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Home Brew Forums > Home Brewing Beer > All Grain & Partial Mash Brewing > Dechutes black butte porter clone water profile question
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Old 09-23-2013, 02:43 AM   #1
corrales_305
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Default Dechutes black butte porter clone water profile question

I am on my second all grain beer and was wonder about water chemistry. I have read that different type of beer require different water profile. I ve read a bit and all I got is a headache in return. I just wanna know what addition I should put in,if any. I'm using r/o water. Trying to make a porter clone from the jamil show. 5 gal batch. Don't need to know to much science behind it just how many grams of calcium chloride or gypsum or whatever to add. Thank you for your help guys

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Old 09-23-2013, 10:45 AM   #2
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There is a sticky in the brew science section on water chemistry. Don't worry it's not all math and whatnot, very simple and informative. Basically since you got RO water you're halfway there. You should start with 1 tsp. calcium chloride per 5 gallons of water used when brewing with roast malts. It's as simple as that to start and make adjustments as you feel necessary down the line. Most proclaim that these guidelines got them miles ahead as they were suggested no tweaking needed.
I've been thinking of brewing a BB porter clone for a while now. Any chance you could post the recipe?

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Old 09-23-2013, 05:42 PM   #3
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thanks for the info that's what ill do.
http://http://brewblog.beerbarons.or...r=kmegal&id=83




Malts and Grains


10.58 pounds
American Pale Malt (2-Row)





76% of grist
1.39 pounds
German Wheat Malt Light





10% of grist
0.70 pounds
Crystal Malt 80L





5% of grist
0.42 pounds
British Dextrin (Cara-Pils) Malt





3% of grist
0.42 pounds
American Chocolate Malt





3% of grist
0.42 pounds
British Chocolate Malt





3% of grist
13.93 pounds
Total Grain Weight (Water Amounts












) 100% of grist

Non-Fermentables


1 tsp. Irish Moss @ 15 minutes

Reference

Hops


0.60 ounces
Galena
13% Pellets @ 90 minutes

0.25 ounces
Cascade
5.5% Pellets @ 30 minutes
Type: Bittering
Use: Boil 1.4 AAUs


0.25 ounces
Mount Hood
6% Pellets @ 5 minutes
Type: Aroma
Use: Boil 1.5 AAUs
1.10 ounces Total Hop Weight 10.7 AAUs

Boil


Total Boil Time: 90 minutes

Reference

Yeast


Name: English Ale
Manufacturer: White Labs
Product ID: WLP002

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Old 09-23-2013, 09:40 PM   #4
DSmith
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I brewed this recipe and mashed with water with residual alkalinity (CaCO3) of 100 ppm resulted in a room temperature mash pH of 5.46 after 15 minutes of mashing. The batch spage was 100% RO, but the mash water used some of my high alkalinity tap water mixed with RO to keep the pH from going too low. All water was also treated with 0.5 grams of CaCl2/gal.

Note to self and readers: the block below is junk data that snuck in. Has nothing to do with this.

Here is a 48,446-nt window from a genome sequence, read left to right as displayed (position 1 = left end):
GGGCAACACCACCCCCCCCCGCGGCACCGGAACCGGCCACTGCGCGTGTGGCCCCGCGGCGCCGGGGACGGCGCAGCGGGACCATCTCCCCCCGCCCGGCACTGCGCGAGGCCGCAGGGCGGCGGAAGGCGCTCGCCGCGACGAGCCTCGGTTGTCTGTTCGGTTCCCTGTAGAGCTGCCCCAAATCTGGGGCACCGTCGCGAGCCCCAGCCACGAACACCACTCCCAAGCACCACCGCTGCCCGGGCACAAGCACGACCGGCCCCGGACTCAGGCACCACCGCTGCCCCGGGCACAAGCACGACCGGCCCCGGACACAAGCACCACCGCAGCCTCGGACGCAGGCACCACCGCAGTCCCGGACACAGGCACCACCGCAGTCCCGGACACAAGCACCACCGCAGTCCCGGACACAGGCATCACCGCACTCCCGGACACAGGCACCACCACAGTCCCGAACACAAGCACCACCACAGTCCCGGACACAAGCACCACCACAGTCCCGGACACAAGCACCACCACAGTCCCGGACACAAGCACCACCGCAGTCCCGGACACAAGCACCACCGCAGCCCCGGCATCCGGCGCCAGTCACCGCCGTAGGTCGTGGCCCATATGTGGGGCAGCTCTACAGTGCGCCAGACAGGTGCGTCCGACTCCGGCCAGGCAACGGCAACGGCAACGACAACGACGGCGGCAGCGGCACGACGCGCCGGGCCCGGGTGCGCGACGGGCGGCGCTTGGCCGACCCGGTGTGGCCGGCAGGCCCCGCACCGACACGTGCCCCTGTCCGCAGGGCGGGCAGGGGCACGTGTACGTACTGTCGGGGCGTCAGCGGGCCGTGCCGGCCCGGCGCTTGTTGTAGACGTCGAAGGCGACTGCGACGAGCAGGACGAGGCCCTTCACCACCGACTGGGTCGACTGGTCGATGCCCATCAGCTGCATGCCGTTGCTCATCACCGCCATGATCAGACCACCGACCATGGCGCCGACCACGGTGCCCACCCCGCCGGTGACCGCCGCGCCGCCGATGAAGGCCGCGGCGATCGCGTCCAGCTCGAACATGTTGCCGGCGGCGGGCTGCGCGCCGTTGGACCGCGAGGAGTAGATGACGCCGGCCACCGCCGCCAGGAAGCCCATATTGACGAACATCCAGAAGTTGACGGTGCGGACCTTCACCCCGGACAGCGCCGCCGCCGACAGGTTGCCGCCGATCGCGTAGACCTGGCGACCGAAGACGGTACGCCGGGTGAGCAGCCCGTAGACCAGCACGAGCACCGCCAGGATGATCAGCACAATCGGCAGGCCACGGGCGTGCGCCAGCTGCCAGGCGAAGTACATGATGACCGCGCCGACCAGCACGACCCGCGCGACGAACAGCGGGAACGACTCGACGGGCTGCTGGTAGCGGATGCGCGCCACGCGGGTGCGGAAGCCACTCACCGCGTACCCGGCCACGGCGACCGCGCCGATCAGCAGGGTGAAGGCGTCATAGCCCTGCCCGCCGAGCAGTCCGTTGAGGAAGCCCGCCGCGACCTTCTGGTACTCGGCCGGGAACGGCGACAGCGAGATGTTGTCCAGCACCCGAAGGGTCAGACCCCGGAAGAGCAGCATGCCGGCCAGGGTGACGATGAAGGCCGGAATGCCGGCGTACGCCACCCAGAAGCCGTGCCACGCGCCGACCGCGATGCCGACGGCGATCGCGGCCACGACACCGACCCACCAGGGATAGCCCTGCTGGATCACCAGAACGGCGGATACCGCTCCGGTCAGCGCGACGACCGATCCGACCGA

Look into the EZ Water Calculator Spreadsheet or Brun Water spreadsheet. 100% RO water could result in a low mash pH for this grainbill.

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Old 09-24-2013, 07:53 PM   #5
corrales_305
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I looked at the calculators but I don't know exactly what is in my r/o water I get at one of those glacier machine at the market. I know its Houston, TX water fed into the machine, but that's all. I don't know how much there r/o membrane and carbon filter removes. I also don't have anyway to measure ph. A meter is out of my budget for now and the strips don't work properly. So I guess just adding in a tsp calcium chloride for five gal batch will have to do for now unless there is something else I can do without a water report or a ph meter.

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Old 09-24-2013, 08:13 PM   #6
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Here is a thread on Houston water from a google search:

http://www.homebrewtalk.com/f12/hous...profile-29196/

A grocery store RO machine can be 90-95% affective. It's ok to assume RO water is 0 for all concentrations.

Based on the Houston water thread, I think you should use 75% RO water + 25% tap water for the mash, 100% RO water for the sparge, and treated all the water with 1 tsp CaCl2 for every 5 gallons of water used. Don't just add the CaCl2 to the boil kettle. Add the portion you need to the mash water you need, and the rest could be added to either the spage water or boil kettle.

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Old 09-27-2013, 04:37 PM   #7
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thanks for the simple info guys....I did what you guys suggested and I tasted the beer today(less than a week)..I don't know if its the recipe, the water additions, that its an all grain batch and im used to extract which sucks, or that I've invested in temp control thermostat for my fermentation temp to be just right, but this is the best beer ive ever brewed. I have been home brewing for 2 yrs (mostly extract) and always found some off flavor or bitter taste in my beers that would eventually get a lot better with time a month or so minimum. This beer on the other hand, I would say Is drinkable right now almost. I can imagine how it will taste in a month...probably the best beer ever!!! I'm a happy brewer right now. again thank for the advice

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